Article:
Album Review: Careful – The World Doesn’t End




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Eric Lindley listens to pop music closer than most of us. Take “The World Doesn’t End (Part I)” from his new album as Careful: A fake synth bass line bounds under a twinkle of bells, the drums come cheap and clipped, and then Lindley sings through a tinny, high filter — the inverse of what, say, Lorde is doing right now by pitching her voice down into a throaty muck. The song blossoms into a refrain that pirouettes on the line, “I can’t believe that your body doesn’t disappear when you die.”

I mean, has anyone ever summed up digital claustrophobia so economically? Think about our current moment. Instagram, glitch art, ruin porn: All these aesthetics of decay rush in to soothe the anxiety that digital objects never rot. Our bodies fall apart, but the images we tag of ourselves remain embalmed in perfect, crystalline data. It almost does make sense that we would simply evaporate upon death, like a stray enemy in a first-person shooter.

Lindley makes music, but he’s also something of a programmer, building robots and vocoders from scratch, and this intersection gives him the perfect vantage for his eerie insight on the online condition. The World Doesn’t End has the kind of album title that implies its own opposite and then makes you wonder which would be more awful: a quick blast of apocalypse or a long yawn of immortality via machine. “Our future is looking bright as teeth,” he sings on opener “Didn’t He Die?” — a promise and a threat in one.

Like Careful’s 2010 Oh, Light, The World Doesn’t End glances off the current pop moment with stunning gestures from a quiet outsider. Lindley’s lyrics have always been challenging — his last album, Because I Am Always Talking, took its name from a Robert Creeley poem, and the words strung along his songs do aspire to the complexity of experimental poetry. Here, though, there’s more grip to the music. Guitar arpeggios mesh with rashes of synth and the omnipresent haunt of Lindley’s many voices. On the seventh track, “This Isn’t It”, he even veers into the dominion of Crystal Castles for just under two minutes, a break that leaves the slate clean for the record’s chilling final act.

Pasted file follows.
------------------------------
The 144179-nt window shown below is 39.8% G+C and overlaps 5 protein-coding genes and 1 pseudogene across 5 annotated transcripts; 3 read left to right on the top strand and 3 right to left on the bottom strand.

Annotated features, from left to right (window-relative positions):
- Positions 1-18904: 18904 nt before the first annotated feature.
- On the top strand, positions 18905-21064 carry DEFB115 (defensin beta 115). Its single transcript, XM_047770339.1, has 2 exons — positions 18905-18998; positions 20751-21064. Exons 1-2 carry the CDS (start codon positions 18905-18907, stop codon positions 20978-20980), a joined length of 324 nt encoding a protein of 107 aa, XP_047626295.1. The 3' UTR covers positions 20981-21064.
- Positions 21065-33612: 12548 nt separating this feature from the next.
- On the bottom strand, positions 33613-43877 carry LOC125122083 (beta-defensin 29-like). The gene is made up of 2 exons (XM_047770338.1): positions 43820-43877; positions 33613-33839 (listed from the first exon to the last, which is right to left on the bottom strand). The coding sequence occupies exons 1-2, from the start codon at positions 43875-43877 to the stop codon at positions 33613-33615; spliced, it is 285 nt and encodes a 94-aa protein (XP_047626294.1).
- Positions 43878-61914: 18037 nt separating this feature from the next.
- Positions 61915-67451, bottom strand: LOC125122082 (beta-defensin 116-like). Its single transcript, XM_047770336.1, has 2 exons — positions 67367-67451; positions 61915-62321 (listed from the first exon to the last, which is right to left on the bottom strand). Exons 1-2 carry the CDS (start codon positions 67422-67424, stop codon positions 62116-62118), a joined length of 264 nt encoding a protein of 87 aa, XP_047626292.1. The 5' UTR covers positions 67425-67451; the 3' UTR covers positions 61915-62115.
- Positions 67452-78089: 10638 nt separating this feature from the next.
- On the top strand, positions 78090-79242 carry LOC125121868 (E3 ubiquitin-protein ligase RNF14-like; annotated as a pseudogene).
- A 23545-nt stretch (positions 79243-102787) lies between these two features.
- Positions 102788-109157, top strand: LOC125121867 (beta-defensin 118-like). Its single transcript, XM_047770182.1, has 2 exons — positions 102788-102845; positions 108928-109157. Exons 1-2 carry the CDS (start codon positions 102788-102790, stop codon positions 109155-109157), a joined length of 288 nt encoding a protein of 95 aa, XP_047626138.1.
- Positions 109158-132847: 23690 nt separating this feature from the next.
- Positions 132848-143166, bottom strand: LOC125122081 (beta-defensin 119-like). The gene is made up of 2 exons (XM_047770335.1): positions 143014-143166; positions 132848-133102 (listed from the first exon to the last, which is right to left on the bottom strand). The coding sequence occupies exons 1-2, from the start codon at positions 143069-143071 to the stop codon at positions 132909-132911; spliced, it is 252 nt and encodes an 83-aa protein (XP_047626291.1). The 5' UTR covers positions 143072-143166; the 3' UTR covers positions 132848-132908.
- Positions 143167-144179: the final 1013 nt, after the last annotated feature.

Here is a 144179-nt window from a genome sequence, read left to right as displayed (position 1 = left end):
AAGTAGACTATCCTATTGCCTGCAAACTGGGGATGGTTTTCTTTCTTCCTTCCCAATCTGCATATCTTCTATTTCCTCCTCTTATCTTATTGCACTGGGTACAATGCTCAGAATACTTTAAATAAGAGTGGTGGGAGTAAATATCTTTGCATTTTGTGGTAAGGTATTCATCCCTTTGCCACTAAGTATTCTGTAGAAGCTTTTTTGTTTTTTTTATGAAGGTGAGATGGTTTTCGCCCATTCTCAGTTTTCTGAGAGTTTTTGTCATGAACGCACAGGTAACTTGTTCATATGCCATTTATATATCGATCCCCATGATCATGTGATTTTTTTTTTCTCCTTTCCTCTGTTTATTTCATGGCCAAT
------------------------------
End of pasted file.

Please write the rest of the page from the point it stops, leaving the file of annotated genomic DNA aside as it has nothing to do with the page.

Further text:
“Unicorn”, the climax to this tough knot of a record, is a grower, a hopeless, pretty puzzle that seems to long for death in its bones. Like all the best Careful songs, this one is better absorbed without trying to assign a unified story to the lyrics. Let words be words and go from there. But the album’s final rasp, “Three Little Devils”, leaves little room for ambiguity. This is the sound of the glitch in the system; this is what Heartbleed would sound like if it could sing. Code does break, but not in the way we’re used to our own bodies breaking. One little coding error and suddenly the past two years of your passwords have been open to the world. Maybe the anxiety around the web isn’t that it never breaks, but it could be broken at any time and we wouldn’t know. A perfect facade might glow right up until the point it goes dark. The world ends and it doesn’t. Lindley doesn’t supply answers, but with this album, he’s given us one hell of a warning.

Essential Tracks: “Didn’t He Die?”, “The World Doesn’t End (Part I)”, and “Unicorn”